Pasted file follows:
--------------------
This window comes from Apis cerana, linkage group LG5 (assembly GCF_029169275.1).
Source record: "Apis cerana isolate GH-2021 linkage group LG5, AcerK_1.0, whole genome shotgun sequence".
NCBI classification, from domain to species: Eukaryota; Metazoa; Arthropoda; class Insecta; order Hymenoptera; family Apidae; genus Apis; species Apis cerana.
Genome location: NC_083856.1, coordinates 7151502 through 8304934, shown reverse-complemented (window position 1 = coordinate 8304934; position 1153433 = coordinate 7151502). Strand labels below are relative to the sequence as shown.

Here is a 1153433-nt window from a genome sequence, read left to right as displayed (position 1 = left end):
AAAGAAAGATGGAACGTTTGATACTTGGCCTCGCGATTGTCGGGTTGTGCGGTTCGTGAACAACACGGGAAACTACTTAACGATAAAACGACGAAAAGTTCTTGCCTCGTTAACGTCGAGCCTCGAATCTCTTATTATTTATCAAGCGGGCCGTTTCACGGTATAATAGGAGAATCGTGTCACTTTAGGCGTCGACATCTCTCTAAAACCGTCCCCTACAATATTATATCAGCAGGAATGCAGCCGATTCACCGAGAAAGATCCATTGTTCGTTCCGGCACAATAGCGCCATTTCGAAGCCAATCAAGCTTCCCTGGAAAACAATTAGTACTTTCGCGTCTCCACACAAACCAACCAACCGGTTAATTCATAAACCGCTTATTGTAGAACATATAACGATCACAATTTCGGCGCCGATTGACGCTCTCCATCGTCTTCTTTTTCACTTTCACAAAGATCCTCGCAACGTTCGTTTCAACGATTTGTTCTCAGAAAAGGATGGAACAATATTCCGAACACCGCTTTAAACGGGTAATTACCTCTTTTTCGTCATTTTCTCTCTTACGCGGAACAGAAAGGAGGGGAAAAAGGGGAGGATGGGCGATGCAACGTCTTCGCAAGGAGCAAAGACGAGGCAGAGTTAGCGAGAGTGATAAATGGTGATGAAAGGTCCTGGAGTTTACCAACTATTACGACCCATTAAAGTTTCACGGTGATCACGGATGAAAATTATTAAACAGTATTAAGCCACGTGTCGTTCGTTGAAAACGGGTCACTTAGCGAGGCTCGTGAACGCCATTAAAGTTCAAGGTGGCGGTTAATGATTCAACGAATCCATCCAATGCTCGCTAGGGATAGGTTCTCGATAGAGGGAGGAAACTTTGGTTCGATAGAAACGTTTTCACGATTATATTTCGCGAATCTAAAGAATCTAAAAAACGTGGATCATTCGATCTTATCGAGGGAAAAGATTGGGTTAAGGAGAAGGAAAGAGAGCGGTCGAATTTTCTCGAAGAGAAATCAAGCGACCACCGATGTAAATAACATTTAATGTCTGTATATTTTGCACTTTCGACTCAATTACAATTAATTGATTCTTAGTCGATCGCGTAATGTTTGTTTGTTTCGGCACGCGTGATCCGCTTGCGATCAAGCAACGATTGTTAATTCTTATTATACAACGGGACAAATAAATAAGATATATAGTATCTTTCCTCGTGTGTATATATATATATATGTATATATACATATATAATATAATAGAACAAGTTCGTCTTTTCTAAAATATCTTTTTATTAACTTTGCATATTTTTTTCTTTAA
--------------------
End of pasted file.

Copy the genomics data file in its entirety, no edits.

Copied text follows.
This window comes from Apis cerana, linkage group LG5 (assembly GCF_029169275.1).
Source record: "Apis cerana isolate GH-2021 linkage group LG5, AcerK_1.0, whole genome shotgun sequence".
NCBI classification, from domain to species: Eukaryota; Metazoa; Arthropoda; class Insecta; order Hymenoptera; family Apidae; genus Apis; species Apis cerana.
Genome location: NC_083856.1, coordinates 7151502 through 8304934, shown reverse-complemented (window position 1 = coordinate 8304934; position 1153433 = coordinate 7151502). Strand labels below are relative to the sequence as shown.

Here is a 1153433-nt window from a genome sequence, read left to right as displayed (position 1 = left end):
AAAGAAAGATGGAACGTTTGATACTTGGCCTCGCGATTGTCGGGTTGTGCGGTTCGTGAACAACACGGGAAACTACTTAACGATAAAACGACGAAAAGTTCTTGCCTCGTTAACGTCGAGCCTCGAATCTCTTATTATTTATCAAGCGGGCCGTTTCACGGTATAATAGGAGAATCGTGTCACTTTAGGCGTCGACATCTCTCTAAAACCGTCCCCTACAATATTATATCAGCAGGAATGCAGCCGATTCACCGAGAAAGATCCATTGTTCGTTCCGGCACAATAGCGCCATTTCGAAGCCAATCAAGCTTCCCTGGAAAACAATTAGTACTTTCGCGTCTCCACACAAACCAACCAACCGGTTAATTCATAAACCGCTTATTGTAGAACATATAACGATCACAATTTCGGCGCCGATTGACGCTCTCCATCGTCTTCTTTTTCACTTTCACAAAGATCCTCGCAACGTTCGTTTCAACGATTTGTTCTCAGAAAAGGATGGAACAATATTCCGAACACCGCTTTAAACGGGTAATTACCTCTTTTTCGTCATTTTCTCTCTTACGCGGAACAGAAAGGAGGGGAAAAAGGGGAGGATGGGCGATGCAACGTCTTCGCAAGGAGCAAAGACGAGGCAGAGTTAGCGAGAGTGATAAATGGTGATGAAAGGTCCTGGAGTTTACCAACTATTACGACCCATTAAAGTTTCACGGTGATCACGGATGAAAATTATTAAACAGTATTAAGCCACGTGTCGTTCGTTGAAAACGGGTCACTTAGCGAGGCTCGTGAACGCCATTAAAGTTCAAGGTGGCGGTTAATGATTCAACGAATCCATCCAATGCTCGCTAGGGATAGGTTCTCGATAGAGGGAGGAAACTTTGGTTCGATAGAAACGTTTTCACGATTATATTTCGCGAATCTAAAGAATCTAAAAAACGTGGATCATTCGATCTTATCGAGGGAAAAGATTGGGTTAAGGAGAAGGAAAGAGAGCGGTCGAATTTTCTCGAAGAGAAATCAAGCGACCACCGATGTAAATAACATTTAATGTCTGTATATTTTGCACTTTCGACTCAATTACAATTAATTGATTCTTAGTCGATCGCGTAATGTTTGTTTGTTTCGGCACGCGTGATCCGCTTGCGATCAAGCAACGATTGTTAATTCTTATTATACAACGGGACAAATAAATAAGATATATAGTATCTTTCCTCGTGTGTATATATATATATATGTATATATACATATATAATATAATAGAACAAGTTCGTCTTTTCTAAAATATCTTTTTATTAACTTTGCATATTTTTTTCTTTAA